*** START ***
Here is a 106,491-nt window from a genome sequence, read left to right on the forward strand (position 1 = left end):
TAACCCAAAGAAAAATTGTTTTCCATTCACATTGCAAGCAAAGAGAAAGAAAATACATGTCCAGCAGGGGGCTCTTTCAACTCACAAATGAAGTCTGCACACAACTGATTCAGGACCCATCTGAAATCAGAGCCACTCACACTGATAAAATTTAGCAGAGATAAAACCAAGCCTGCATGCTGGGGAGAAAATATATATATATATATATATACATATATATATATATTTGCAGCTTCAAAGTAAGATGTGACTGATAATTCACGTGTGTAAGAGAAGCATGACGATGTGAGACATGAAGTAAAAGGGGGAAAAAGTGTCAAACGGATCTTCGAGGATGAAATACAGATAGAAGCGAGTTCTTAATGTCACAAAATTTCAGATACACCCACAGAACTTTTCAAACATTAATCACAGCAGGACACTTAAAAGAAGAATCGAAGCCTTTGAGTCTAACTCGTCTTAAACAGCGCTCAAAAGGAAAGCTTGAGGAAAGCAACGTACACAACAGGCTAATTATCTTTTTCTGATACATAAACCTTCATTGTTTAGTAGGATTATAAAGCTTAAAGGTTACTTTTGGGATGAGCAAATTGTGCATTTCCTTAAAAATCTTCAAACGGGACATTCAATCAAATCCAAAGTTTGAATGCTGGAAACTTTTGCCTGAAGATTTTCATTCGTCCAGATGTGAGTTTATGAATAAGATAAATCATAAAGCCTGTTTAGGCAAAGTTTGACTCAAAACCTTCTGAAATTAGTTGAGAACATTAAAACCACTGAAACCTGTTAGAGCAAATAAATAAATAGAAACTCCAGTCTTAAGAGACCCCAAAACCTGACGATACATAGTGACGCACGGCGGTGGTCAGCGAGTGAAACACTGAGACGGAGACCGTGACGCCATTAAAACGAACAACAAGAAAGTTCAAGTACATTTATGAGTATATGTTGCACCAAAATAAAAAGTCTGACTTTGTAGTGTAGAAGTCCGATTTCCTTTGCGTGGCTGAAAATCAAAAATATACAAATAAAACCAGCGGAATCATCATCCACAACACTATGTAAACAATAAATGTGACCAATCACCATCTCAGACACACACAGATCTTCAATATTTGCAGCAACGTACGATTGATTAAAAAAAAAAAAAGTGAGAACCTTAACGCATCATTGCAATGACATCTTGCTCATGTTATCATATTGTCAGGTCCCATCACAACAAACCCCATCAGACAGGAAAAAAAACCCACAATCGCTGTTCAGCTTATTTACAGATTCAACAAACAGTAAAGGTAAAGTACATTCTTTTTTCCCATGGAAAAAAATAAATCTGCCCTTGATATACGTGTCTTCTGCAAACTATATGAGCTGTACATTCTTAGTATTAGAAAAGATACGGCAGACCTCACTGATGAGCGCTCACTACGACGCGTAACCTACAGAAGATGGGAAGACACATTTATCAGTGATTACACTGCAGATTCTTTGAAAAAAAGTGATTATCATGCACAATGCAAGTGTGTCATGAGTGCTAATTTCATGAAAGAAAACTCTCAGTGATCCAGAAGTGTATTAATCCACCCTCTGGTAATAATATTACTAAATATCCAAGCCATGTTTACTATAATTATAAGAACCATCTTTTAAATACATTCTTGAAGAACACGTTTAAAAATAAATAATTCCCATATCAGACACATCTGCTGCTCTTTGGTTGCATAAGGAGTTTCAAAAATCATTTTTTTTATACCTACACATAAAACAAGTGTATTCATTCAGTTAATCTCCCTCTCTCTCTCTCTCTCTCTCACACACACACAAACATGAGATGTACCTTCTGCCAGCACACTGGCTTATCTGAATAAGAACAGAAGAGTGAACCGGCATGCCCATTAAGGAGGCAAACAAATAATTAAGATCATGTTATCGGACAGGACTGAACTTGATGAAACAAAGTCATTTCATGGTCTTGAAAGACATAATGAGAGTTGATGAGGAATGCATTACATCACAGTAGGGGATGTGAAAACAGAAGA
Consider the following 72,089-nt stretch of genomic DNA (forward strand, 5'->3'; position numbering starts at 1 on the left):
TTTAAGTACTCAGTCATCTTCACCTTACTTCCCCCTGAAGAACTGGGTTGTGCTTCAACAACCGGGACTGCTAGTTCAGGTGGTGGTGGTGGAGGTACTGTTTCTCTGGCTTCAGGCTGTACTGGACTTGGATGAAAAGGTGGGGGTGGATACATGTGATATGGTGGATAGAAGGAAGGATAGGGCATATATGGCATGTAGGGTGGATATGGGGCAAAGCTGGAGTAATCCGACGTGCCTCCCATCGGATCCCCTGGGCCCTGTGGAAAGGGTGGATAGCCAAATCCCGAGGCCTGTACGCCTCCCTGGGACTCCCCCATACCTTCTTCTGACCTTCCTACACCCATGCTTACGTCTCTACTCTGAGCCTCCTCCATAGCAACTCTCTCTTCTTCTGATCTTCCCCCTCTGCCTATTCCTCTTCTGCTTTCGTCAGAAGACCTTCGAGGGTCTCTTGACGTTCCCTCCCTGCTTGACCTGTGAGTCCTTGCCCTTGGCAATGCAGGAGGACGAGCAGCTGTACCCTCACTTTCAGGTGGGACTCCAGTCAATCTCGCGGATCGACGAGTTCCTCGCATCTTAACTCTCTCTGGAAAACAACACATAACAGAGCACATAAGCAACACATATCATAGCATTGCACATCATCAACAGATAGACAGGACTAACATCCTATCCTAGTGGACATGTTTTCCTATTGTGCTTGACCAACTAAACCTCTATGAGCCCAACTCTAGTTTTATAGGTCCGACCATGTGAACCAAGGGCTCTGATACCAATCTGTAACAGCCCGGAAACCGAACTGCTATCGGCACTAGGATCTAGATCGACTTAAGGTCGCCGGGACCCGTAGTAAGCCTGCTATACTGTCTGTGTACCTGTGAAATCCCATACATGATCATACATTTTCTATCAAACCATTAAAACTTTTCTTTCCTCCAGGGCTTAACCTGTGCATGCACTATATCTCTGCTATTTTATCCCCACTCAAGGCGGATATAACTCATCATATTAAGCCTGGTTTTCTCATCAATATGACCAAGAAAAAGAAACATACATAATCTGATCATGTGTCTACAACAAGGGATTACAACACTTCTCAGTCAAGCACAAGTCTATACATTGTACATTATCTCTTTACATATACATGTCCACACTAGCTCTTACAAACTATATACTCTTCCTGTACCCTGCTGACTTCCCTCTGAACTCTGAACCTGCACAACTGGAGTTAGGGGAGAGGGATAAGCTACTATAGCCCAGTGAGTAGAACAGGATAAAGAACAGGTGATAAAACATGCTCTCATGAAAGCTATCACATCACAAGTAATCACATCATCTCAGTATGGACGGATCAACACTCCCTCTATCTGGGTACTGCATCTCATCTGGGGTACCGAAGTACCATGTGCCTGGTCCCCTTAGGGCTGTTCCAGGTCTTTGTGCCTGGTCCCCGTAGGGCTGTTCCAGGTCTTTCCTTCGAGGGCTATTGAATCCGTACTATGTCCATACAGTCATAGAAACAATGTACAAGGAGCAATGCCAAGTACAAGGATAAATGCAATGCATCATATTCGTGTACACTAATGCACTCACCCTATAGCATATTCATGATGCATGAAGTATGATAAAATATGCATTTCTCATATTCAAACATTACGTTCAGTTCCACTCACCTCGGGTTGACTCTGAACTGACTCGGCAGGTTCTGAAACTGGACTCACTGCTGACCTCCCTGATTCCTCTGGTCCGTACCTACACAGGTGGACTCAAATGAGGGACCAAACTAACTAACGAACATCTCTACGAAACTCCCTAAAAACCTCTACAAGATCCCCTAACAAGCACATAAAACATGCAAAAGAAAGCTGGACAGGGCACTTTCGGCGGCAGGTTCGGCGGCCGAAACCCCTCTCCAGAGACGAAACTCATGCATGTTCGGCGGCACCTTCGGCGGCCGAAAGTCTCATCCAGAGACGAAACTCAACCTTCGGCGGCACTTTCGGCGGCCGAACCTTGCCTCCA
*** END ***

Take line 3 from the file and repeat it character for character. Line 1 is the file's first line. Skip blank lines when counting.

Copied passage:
Consider the following 72,089-nt stretch of genomic DNA (forward strand, 5'->3'; position numbering starts at 1 on the left):